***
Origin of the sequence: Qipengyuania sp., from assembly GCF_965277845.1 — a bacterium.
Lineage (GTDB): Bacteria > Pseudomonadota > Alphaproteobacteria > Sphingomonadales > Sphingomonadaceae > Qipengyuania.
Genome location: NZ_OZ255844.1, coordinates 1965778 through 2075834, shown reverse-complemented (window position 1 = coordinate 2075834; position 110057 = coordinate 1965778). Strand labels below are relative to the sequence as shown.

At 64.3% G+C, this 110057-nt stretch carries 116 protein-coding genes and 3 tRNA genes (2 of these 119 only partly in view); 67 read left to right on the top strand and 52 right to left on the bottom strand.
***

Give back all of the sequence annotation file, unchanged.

Origin of the sequence: Qipengyuania sp., from assembly GCF_965277845.1 — a bacterium.
Lineage (GTDB): Bacteria > Pseudomonadota > Alphaproteobacteria > Sphingomonadales > Sphingomonadaceae > Qipengyuania.
Genome location: NZ_OZ255844.1, coordinates 1965778 through 2075834, shown reverse-complemented (window position 1 = coordinate 2075834; position 110057 = coordinate 1965778). Strand labels below are relative to the sequence as shown.

At 64.3% G+C, this 110057-nt stretch carries 116 protein-coding genes and 3 tRNA genes (2 of these 119 only partly in view); 67 read left to right on the top strand and 52 right to left on the bottom strand.